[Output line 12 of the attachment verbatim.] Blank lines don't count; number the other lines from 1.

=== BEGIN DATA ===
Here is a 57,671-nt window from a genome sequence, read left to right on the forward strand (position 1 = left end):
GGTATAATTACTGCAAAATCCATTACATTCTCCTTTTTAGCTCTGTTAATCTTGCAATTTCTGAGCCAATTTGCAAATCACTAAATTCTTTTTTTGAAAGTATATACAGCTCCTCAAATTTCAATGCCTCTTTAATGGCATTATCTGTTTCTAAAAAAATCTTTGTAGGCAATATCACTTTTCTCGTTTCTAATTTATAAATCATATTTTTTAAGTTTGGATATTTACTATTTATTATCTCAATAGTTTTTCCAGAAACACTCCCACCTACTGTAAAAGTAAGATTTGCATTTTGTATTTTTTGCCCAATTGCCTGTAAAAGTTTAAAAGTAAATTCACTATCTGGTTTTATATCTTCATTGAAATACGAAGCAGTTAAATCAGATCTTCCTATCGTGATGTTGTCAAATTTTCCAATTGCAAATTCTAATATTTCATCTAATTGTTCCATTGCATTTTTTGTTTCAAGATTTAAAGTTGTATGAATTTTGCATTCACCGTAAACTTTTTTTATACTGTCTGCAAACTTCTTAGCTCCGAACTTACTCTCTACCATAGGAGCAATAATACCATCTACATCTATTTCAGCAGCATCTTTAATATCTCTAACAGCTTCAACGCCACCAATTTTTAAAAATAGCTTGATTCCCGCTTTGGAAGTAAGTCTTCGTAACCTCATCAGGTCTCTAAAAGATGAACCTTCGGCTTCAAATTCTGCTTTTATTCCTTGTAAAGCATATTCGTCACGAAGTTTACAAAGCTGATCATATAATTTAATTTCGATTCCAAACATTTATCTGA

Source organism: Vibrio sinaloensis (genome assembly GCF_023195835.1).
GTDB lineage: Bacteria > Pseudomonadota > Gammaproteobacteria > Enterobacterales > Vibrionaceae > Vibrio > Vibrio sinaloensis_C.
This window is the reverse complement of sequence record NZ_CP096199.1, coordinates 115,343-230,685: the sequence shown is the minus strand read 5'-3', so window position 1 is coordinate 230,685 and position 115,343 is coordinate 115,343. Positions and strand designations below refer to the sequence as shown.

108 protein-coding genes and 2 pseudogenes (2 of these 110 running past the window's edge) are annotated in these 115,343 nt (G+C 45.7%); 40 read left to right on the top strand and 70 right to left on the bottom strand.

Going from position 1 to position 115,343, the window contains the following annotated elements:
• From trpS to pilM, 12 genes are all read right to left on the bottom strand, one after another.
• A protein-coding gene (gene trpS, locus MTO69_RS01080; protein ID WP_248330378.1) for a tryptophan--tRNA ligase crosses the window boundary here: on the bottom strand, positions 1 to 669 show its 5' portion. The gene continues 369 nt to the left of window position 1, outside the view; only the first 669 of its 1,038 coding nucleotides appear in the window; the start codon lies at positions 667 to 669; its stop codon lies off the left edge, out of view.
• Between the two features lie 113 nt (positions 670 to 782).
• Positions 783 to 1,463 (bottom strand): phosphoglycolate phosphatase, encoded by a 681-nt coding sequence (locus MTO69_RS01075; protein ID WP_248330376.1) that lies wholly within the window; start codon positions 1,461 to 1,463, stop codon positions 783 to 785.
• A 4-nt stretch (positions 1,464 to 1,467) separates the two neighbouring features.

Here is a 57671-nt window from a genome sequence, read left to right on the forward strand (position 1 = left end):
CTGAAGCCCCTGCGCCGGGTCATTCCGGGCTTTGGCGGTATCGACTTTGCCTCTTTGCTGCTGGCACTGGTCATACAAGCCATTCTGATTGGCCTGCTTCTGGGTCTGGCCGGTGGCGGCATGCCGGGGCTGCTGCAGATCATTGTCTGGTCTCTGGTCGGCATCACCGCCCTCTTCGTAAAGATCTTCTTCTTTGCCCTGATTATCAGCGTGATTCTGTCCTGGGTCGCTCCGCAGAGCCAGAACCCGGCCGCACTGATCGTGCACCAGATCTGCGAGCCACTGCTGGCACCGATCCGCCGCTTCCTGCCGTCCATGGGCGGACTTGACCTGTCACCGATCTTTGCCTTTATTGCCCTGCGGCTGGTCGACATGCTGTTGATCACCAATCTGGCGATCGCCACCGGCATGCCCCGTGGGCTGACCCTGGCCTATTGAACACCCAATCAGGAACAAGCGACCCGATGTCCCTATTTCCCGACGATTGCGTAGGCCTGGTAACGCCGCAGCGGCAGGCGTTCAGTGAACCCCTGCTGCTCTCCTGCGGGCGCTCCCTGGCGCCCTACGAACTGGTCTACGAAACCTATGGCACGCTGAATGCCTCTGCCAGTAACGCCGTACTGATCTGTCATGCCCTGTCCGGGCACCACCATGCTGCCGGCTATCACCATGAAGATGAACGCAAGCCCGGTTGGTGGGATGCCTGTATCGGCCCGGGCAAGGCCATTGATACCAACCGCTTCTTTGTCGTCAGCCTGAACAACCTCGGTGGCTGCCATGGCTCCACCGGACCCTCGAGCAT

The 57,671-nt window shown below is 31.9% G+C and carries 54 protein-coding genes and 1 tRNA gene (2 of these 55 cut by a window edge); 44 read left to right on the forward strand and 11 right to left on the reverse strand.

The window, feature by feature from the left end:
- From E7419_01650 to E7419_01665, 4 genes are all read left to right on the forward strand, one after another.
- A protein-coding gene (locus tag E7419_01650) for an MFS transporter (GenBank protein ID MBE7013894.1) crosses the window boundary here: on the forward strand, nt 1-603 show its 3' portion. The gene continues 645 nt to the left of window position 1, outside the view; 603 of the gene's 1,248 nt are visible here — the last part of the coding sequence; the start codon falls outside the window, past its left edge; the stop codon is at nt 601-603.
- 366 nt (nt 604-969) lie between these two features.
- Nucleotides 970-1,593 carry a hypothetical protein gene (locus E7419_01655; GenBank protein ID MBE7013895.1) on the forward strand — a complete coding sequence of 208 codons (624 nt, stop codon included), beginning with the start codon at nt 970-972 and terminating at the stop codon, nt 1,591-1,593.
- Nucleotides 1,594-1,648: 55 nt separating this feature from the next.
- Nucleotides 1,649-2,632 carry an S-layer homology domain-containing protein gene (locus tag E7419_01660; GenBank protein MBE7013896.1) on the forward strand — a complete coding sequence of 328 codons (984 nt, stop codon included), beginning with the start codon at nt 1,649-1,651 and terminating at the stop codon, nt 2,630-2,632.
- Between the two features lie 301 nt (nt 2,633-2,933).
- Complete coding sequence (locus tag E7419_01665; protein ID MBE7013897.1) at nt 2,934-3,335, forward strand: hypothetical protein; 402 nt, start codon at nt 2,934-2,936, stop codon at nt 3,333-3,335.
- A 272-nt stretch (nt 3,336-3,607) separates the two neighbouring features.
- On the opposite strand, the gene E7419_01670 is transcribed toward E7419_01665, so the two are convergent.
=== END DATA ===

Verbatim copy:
• A 4-nt stretch (positions 1,464 to 1,467) separates the two neighbouring features.